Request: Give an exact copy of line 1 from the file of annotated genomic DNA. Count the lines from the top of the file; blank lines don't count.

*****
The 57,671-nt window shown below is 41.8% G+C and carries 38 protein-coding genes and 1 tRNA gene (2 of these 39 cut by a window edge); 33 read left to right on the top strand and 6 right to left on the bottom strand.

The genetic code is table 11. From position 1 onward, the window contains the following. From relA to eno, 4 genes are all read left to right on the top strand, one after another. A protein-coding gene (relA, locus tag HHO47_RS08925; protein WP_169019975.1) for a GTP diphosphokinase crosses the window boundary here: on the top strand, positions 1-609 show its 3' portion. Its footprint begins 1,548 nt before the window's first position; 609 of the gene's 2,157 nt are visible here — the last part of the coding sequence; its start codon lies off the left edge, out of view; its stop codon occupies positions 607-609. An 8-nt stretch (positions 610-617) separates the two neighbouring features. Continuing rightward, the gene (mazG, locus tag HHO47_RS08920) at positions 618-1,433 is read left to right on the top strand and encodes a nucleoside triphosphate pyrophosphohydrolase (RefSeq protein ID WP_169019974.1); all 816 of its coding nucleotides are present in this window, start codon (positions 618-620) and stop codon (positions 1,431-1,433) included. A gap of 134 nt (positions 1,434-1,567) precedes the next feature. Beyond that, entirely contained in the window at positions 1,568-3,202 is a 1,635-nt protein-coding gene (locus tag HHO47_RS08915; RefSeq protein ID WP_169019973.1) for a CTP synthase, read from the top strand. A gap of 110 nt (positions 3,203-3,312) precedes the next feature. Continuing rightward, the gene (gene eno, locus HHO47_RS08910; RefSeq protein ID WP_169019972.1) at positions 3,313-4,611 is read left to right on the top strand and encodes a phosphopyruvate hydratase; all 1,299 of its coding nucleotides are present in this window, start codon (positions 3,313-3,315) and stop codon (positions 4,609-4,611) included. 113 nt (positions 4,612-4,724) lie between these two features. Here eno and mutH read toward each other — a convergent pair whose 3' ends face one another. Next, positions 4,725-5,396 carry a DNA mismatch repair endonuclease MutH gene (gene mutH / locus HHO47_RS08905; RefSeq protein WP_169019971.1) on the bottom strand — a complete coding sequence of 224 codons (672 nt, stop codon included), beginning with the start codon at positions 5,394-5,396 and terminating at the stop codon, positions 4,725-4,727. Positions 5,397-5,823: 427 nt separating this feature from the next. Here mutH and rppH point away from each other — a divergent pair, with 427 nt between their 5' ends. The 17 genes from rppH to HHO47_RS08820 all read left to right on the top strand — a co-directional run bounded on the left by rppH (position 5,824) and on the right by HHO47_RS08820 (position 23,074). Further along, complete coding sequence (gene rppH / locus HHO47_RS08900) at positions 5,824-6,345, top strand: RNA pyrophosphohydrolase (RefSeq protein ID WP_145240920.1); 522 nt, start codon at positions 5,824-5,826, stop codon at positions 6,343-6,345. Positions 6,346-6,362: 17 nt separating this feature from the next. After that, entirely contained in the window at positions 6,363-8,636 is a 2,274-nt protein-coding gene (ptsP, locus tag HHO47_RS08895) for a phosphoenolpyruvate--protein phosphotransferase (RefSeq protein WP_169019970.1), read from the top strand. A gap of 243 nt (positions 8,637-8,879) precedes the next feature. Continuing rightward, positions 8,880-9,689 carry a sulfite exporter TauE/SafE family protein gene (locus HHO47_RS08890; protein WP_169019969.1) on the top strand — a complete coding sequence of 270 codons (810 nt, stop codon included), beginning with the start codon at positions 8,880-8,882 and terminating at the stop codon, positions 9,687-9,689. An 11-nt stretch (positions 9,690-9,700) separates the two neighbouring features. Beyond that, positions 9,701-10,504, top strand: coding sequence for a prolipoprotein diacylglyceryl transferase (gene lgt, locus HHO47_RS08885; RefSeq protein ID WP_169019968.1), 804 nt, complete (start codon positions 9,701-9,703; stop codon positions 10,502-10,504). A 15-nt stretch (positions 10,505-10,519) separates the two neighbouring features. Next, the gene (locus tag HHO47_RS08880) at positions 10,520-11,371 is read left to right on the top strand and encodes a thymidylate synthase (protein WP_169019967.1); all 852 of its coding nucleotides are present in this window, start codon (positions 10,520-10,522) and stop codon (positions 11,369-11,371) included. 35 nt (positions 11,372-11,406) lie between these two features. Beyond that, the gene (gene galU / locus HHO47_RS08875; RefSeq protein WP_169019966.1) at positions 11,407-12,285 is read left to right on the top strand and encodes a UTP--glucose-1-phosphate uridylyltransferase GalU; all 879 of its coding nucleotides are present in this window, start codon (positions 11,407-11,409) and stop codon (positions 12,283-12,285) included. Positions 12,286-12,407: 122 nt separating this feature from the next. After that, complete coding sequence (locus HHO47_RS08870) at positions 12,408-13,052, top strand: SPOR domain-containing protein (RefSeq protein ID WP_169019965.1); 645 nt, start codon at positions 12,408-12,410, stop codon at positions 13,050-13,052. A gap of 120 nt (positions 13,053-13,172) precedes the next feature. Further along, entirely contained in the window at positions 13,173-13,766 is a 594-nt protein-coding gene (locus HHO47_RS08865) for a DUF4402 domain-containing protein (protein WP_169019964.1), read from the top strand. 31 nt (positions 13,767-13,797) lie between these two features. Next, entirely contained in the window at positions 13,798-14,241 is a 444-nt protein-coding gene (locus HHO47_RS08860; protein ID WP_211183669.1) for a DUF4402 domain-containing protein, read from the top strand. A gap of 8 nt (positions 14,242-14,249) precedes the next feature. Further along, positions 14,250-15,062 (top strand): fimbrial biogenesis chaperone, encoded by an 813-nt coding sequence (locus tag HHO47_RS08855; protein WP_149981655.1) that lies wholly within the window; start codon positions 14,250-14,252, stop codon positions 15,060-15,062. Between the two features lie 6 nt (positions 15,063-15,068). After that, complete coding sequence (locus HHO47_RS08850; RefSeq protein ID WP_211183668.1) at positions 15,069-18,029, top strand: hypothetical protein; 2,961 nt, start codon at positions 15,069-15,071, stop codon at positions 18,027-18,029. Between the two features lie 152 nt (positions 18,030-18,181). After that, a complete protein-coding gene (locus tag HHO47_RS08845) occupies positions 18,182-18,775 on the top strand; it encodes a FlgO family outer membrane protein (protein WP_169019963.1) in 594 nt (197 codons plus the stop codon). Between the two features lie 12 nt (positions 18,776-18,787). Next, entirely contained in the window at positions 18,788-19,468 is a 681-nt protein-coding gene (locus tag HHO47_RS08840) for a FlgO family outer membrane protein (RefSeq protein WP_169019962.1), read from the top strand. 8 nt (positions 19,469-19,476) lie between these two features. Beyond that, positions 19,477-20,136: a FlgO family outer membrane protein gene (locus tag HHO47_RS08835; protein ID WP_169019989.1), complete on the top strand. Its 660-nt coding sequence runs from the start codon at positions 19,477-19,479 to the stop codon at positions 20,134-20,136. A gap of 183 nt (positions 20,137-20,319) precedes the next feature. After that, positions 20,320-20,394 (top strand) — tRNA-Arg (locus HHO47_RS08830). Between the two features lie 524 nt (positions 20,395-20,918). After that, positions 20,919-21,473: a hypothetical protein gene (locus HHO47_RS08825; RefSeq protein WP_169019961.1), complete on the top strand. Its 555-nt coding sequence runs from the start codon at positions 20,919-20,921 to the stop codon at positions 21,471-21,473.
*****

The 57,671-nt window shown below is 41.8% G+C and carries 38 protein-coding genes and 1 tRNA gene (2 of these 39 cut by a window edge); 33 read left to right on the top strand and 6 right to left on the bottom strand.